Because we may reasonably expect theories of the social/behavioral sciences to contain more concepts (as social situations are more complex), it may be interesting to explore and create theories of that structure with more concepts, abstractly represented in Figure 8.
Figure 8 A loop of loops containing four dyad loops connected in a larger loop
Larger theories (with more concepts/boxes) are possible when adding more loop dyads creating a larger loop of loops. Again, this is a tentative hypothesis and suggests the opportunity for future research.
Perhaps the most important area for future research is to shine a light on the general assumption presented here of the usefulness of the theories under analysis. The present measures will have greater validity when they are more closely correlated with some objective and rigorous evaluation of that usefulness; perhaps quantified by the number of accurate predictions.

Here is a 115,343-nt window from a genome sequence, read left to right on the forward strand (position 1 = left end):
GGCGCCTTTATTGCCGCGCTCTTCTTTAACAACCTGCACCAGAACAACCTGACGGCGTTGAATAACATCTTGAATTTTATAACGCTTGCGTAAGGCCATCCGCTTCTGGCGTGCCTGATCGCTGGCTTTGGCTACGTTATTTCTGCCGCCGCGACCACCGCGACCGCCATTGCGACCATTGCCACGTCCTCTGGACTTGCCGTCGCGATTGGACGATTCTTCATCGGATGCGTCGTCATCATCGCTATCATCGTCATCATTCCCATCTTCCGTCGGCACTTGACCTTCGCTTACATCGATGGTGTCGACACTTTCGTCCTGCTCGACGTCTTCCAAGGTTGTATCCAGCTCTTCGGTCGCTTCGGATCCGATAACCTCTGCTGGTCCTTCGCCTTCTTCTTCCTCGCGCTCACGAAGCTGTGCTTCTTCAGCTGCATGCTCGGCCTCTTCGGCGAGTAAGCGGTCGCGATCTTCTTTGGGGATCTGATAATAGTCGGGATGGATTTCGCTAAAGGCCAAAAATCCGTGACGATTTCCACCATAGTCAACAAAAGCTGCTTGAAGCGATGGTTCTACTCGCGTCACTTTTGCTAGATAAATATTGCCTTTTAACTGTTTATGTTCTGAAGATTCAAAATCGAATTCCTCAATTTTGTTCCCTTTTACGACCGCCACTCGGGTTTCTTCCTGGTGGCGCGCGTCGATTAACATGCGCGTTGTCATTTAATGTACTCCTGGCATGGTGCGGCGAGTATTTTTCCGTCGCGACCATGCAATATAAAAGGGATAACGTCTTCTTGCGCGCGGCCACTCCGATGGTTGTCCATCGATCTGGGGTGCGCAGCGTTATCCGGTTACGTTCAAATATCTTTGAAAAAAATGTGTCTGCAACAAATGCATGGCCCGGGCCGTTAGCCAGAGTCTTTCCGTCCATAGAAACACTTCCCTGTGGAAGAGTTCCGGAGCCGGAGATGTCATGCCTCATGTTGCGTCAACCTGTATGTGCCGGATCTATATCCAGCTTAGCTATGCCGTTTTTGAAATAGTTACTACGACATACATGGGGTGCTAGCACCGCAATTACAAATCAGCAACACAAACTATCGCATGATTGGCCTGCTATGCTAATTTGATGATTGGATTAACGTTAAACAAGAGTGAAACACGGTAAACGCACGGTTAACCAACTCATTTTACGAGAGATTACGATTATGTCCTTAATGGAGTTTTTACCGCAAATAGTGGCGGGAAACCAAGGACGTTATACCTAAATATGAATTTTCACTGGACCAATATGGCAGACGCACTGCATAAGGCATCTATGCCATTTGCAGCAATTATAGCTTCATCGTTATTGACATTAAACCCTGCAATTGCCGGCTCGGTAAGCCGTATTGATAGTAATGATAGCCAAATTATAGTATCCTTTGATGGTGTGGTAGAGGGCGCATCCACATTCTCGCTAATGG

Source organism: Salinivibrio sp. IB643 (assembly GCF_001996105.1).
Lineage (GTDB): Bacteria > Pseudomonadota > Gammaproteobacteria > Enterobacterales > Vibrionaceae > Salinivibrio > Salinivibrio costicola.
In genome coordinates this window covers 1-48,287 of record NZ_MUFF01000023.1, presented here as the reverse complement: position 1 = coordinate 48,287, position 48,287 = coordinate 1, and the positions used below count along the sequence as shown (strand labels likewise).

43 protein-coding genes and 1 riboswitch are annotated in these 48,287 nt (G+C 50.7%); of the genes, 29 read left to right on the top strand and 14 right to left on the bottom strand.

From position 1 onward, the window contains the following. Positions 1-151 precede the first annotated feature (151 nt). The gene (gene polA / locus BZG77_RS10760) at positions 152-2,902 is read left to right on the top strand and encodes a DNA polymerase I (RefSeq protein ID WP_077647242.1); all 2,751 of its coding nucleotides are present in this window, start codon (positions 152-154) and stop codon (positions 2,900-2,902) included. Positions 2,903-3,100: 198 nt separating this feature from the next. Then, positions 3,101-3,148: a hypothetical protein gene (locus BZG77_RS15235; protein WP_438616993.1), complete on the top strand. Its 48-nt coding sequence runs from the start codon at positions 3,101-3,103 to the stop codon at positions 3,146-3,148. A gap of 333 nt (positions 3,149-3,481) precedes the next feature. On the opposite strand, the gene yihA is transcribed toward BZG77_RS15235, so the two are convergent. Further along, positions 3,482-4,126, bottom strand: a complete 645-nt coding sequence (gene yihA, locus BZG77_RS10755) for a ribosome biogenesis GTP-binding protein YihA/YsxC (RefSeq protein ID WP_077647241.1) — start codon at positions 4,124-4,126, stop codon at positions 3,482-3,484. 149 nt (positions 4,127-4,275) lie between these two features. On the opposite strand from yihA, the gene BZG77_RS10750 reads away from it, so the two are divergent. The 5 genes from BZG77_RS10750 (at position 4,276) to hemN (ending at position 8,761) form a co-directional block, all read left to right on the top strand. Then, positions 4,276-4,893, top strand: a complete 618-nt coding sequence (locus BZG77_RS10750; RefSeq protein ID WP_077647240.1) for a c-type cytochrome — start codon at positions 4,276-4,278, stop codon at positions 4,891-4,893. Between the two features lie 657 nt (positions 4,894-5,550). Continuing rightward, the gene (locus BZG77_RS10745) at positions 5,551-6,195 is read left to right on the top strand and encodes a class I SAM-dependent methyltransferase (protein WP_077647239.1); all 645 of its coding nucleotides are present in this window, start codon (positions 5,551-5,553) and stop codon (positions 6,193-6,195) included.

Future studies might also expand the analysis to include more theories overall; and, more specifically, more histories of theories from a broader range of fields. Additionally, future studies should investigate theories of greater complexity. Future studies might consider a range of theories with a variety of loops structures as they are applied in practice over an extended span of time. For example, one set of public service agencies might apply theories of change that are relevant to their missions, but have no loops, while another set of similar agencies apply theories of change which include many loops and leverage points. Alternatively, some organizations providing counseling services might use practices based on theories with few or no loops while another set of organizations provide services based on theories containing multiple loops. The differences in cases may prove rather illuminating provided there is substantive differences in the actual practices followed by those organizations; and, that those practices are clearly based on the theories.